Of course, there are limits to the usefulness of a site-specific American movement and hashtag in a Southeast Asian archipelago. “Racism is one part of our fight,” Wenda said, “but not the only one. Being black, being Papuan, being Melanesian is really difficult. Indonesia is not only against us because we are black but also because we fight for independence.”
Some feel that the newfound space for discussing human rights in Papua may have come too late, given the intense campaign of demographic transformation that Jakarta has applied to the region over the decades.
“Non-Papuan Indonesians are finally asking us how to support us, our quest for justice, our healing, and so on,” Rumkabu said. “And that’s great. But I find it hard to be hopeful in the long run. Because inside here, honestly, people are struggling even more than before.”
She took a gloomy view of Jayapura, whose population, she said, is so full of nonindigenous Papuans today that it “looks like Yogyakarta.”
Ever since annexing Papua in the sixties, Jakarta has tried to change the makeup of the provinces by transplanting workers and bureaucrats en masse from other islands, especially Java. There is even a phenomenon of “Papua dakwah,” or proselytization, where Islamic preachers have been energetically working to convert the majority-Christian Papuans to Islam.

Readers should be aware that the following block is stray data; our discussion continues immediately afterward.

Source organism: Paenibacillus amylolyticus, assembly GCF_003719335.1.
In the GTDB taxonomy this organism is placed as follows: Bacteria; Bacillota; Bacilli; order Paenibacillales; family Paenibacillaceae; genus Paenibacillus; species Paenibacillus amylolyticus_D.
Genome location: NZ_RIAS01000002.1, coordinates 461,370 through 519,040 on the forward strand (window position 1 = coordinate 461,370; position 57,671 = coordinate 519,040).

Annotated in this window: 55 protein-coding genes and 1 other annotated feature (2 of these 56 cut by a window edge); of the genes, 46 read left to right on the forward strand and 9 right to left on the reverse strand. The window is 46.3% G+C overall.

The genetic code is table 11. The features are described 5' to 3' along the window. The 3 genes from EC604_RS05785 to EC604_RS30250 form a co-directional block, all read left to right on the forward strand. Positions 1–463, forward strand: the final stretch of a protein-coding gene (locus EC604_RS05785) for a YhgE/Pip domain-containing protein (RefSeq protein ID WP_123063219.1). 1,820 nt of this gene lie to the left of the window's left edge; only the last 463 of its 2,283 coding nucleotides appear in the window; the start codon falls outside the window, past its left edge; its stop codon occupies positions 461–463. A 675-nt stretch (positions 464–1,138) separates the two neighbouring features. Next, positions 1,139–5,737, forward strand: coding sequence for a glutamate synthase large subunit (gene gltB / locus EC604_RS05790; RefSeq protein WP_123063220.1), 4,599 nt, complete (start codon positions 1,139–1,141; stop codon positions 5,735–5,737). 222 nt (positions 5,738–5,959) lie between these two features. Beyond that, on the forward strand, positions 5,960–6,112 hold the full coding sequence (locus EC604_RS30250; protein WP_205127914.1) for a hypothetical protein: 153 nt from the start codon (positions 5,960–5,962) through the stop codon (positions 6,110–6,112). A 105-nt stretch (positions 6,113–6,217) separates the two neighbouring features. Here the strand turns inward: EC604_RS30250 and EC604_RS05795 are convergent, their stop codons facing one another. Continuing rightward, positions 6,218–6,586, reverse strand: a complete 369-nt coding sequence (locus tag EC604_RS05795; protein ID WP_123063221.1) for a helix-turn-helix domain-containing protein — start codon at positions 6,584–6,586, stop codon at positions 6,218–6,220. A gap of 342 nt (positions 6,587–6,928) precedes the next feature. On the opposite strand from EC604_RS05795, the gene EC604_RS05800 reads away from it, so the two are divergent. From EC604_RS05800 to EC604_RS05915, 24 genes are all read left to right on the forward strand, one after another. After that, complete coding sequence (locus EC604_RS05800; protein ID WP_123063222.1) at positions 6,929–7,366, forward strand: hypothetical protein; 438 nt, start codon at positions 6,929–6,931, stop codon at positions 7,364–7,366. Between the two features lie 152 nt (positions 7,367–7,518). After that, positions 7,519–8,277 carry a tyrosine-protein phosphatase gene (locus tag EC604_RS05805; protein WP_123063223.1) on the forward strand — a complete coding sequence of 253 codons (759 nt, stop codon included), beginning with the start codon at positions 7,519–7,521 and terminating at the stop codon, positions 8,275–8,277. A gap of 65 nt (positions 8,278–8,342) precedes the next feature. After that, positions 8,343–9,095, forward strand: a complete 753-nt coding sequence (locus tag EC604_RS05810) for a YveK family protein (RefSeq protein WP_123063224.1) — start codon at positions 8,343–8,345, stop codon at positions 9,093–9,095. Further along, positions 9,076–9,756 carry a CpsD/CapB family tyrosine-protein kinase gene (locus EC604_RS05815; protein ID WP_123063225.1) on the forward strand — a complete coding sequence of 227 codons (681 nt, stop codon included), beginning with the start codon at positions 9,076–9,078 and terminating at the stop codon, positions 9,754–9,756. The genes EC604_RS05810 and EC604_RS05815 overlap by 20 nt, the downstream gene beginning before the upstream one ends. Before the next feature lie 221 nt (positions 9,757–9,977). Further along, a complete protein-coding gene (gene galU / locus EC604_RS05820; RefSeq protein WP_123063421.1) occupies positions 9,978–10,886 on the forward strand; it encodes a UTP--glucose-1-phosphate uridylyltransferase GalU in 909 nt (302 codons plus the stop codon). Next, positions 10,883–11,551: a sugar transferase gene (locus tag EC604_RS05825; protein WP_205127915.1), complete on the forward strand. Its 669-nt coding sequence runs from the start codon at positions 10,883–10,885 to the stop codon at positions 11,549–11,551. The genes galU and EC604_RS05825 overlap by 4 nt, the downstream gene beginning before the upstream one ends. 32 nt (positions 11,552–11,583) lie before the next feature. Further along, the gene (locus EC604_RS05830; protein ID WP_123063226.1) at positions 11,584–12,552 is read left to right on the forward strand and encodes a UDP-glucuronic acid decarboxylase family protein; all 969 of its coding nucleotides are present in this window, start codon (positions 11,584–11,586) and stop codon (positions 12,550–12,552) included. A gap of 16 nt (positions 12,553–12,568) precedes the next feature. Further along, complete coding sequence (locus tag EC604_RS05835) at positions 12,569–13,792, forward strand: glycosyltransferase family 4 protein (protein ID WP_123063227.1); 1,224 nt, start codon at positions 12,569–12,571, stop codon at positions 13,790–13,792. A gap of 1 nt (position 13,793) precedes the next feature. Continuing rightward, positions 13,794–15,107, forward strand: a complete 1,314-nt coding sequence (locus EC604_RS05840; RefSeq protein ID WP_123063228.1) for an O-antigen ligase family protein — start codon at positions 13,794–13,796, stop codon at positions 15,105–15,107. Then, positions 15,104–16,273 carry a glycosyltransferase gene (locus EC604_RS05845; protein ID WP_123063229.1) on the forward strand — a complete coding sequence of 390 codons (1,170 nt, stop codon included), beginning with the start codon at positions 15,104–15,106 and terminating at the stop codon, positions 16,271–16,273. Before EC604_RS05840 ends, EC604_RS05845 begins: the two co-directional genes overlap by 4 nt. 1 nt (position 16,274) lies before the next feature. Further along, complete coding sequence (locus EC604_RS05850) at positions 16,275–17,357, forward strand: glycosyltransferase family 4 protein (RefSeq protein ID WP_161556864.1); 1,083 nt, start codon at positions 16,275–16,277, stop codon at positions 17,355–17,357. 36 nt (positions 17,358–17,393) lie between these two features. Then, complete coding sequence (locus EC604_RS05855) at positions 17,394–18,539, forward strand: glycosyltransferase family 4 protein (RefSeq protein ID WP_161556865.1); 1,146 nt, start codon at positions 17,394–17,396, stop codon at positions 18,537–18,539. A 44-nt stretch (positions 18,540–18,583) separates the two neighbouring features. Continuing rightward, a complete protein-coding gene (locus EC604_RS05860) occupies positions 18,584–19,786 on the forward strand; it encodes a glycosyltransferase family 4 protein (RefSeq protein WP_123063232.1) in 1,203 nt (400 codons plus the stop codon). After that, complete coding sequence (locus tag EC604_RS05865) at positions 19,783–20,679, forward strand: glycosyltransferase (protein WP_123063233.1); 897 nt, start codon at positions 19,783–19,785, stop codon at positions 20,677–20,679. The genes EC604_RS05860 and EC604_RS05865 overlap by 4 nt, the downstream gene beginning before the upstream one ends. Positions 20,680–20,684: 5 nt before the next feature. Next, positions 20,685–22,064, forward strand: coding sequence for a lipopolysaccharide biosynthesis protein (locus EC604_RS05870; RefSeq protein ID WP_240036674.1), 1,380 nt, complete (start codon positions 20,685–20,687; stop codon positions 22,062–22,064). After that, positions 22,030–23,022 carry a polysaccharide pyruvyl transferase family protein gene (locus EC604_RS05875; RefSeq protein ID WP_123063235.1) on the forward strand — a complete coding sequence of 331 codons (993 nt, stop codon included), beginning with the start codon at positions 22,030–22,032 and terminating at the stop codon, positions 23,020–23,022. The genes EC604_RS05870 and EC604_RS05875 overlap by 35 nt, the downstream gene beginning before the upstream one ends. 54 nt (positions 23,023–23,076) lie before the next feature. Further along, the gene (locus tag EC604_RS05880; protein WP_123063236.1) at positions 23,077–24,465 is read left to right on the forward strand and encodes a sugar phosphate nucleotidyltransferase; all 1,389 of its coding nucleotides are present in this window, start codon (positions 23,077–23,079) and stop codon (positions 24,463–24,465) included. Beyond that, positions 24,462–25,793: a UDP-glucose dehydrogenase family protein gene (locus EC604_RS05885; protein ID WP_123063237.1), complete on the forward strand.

“The goal is to ‘Indonesianize’ us, and after that, I feel there will be even less room to talk about race,” Rumkabu said. “Within one or two years, people who look like me will be a minority in Jayapura.” A growing number of elected officials are also nonindigenous Papuans, she said, sometimes backed by murky resources from other islands.
And ever since the widespread 2019 protests, police banned mass rallies that could lead to “anarchist acts” in Papua, so there is almost no way to protest on the ground like Americans are doing over George Floyd. This state of affairs, combined with overlapping COVID-19 social distancing orders, means that Papuan Lives Matter remains almost totally online for now. And that, in turn, limits its reach within Papua, where mobile and internet service outside its major cities, especially in the highlands, remains spotty.
The work is just beginning, as nearly everyone involved in this new discourse agrees.
“This conversation isn’t about us talking louder,” Joaquin said, “but about amplifying Papuan narratives and doing our best to hand over the mic to them.”